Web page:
In a letter to a colleague, nineteenth-century American philosopher and psychologist William James wrote that ‘Nothing is so fatiguing as the eternal hanging on of an uncompleted task’.
Most of us will have experienced this fatigue – pushing a task back, telling ourselves we’ll do it later when we have more time. The trouble is, we haven’t really freed ourselves up to tackle other things because the task we’ve pushed aside is hanging over us like an oppressive thunder cloud. Procrastination only increases our level of stress and, as a consequence, our to-do list gets longer and our energy and motivation is weakened.
Avoiding this trap doesn’t mean working harder or for longer hours; this will only make you feel tired, irritable and less likely to cope. The real way to escape this vicious circle is to manage your time better. Learning the importance of good organisation, and working on improving your organisational skills, takes time and practice but is truly effective. If you are able to set goals and achieve them, whether at home or at work, you will have much more control over your life and more freedom to actually enjoy it.
Short on time? It’s nothing new
A quick search online reveals that there are roughly 230,000 entries relating to time management. Clearly, many of us are looking for advice on how best to cope with all the demands that work and life throw at us and, as William James shows, this is not just a modern problem!
However, modern life does seem to place more and more demands on us. Take emails, for example. It’s all too easy to fire them off without really thinking whether they are necessary. As a result, they can pile up in an inbox and become increasingly stressful to deal with, if they are dealt with at all. A huge inbox is a modern workplace phenomenon and requires good organisational skills to be managed successfully.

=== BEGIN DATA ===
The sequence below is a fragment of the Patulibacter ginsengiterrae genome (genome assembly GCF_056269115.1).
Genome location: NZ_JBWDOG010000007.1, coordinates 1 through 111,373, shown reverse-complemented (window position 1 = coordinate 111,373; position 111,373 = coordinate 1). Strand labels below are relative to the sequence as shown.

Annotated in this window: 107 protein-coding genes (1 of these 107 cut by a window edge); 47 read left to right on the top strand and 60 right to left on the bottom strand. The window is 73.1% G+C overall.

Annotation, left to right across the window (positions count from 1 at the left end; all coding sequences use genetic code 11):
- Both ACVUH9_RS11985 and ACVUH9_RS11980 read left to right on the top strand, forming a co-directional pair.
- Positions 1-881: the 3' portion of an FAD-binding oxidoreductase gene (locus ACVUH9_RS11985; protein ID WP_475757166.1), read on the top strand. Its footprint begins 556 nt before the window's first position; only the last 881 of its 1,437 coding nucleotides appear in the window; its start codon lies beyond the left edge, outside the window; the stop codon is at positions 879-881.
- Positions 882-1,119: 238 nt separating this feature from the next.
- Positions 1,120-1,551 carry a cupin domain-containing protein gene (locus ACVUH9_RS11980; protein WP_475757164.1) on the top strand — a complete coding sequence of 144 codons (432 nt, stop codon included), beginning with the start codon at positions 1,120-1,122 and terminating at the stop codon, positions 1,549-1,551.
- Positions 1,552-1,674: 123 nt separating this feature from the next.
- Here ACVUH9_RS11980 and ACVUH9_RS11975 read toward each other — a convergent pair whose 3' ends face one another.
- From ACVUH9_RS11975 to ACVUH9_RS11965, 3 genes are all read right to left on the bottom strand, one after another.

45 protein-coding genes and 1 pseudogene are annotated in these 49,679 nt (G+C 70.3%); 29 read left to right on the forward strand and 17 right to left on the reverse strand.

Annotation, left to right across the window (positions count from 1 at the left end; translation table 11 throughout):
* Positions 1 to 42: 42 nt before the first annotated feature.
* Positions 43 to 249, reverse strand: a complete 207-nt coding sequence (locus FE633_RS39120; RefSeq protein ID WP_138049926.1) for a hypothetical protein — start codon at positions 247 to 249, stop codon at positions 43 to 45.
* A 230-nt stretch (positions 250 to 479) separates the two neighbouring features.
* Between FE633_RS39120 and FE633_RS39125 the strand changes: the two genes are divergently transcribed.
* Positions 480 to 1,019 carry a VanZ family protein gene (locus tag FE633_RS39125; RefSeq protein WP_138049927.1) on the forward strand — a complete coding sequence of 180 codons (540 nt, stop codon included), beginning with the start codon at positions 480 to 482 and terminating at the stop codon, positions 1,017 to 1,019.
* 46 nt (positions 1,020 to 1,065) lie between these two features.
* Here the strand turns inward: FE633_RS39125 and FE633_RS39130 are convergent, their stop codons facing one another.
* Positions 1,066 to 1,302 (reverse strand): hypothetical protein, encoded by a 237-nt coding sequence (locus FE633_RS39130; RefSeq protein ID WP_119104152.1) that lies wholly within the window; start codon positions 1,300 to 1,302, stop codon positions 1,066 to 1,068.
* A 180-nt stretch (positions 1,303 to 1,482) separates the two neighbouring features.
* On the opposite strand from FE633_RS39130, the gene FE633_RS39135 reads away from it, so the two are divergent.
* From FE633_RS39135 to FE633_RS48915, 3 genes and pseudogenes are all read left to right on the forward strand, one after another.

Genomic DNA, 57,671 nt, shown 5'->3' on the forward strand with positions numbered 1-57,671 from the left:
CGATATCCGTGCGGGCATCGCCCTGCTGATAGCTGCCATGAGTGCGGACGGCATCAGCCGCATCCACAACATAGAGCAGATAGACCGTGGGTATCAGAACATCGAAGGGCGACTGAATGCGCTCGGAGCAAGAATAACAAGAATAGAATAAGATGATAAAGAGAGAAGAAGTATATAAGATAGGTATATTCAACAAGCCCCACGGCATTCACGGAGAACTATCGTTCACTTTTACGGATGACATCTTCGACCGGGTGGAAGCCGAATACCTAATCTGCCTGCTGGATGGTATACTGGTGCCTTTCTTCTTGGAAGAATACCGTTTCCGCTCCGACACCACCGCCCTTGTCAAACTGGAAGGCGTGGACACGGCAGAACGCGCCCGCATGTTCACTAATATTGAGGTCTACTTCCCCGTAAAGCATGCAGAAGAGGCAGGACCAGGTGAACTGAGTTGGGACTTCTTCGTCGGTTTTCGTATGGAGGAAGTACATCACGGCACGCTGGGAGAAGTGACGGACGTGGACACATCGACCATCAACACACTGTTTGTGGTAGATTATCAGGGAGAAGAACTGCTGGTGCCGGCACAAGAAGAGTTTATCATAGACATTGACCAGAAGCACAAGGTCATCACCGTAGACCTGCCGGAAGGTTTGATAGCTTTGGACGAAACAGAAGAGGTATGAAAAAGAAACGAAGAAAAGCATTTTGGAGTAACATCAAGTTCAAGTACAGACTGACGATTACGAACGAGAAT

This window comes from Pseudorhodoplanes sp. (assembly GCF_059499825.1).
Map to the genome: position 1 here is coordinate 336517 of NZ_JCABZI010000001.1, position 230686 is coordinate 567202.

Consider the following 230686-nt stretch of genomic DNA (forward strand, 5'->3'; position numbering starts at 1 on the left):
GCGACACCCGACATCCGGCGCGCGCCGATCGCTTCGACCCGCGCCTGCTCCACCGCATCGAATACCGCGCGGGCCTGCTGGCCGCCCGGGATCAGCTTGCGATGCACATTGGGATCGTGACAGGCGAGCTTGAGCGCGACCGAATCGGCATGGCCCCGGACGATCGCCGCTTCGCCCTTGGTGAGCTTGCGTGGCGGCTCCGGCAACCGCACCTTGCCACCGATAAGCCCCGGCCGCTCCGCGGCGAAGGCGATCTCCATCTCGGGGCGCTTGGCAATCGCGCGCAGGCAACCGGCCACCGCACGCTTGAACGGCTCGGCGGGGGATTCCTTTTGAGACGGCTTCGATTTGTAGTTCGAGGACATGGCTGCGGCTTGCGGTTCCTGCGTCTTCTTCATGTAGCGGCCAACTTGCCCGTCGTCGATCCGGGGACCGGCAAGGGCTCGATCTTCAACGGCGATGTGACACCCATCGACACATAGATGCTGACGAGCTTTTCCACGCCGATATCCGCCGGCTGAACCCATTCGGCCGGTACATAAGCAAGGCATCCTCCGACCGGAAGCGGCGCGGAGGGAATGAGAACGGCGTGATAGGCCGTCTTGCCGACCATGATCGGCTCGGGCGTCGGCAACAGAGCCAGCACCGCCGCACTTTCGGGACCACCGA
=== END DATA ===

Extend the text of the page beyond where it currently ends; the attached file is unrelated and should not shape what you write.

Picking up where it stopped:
A few tips for the time-poor:
A key element of effective time management is the ability to prioritise. Getting into the habit of going through your emails every morning, dealing with the most important ones straight away and scheduling time to look at the less important ones, is a positive step in learning the art of good organisation.
Being willing to learn these skills is essential if you want to make a difference to how you manage your workload. Using weekly or monthly planners, for example, or regularly decluttering your workspace are techniques that really work and, after a while, you’ll be doing them without thinking, leaving you more time to think about the important jobs at hand.
Using the acronym BOLD can help too. ‘B’ is for ‘Balance’ – taking the stress out of life, perhaps exercising after a day at the office. ‘O’ stands for ‘Organise’ – keeping things in their allocated place and easily retrievable. ‘L’ is for ‘Letting things go’ – shredding old papers or storing them appropriately and ‘D’ is for ‘Delegate’ – not trying to do everything yourself.
Learn from the masters
Some people are spectacularly productive. Khaled Hosseini, who wrote the best-seller The Kite Runner, is also a successful doctor. The two Klitschko brothers are among the most successful boxers in boxing history, hold PhDs and speak multiple languages. While most of us will never reach these giddy heights, there is no doubt that achieving this kind of success is not only the result of talent and discipline but of great time management skills too.
If we take some time to learn the tools needed to become more organised, then we too can enjoy the pleasure of achieving more, living a more balanced life, and being proud of our own accomplishments.
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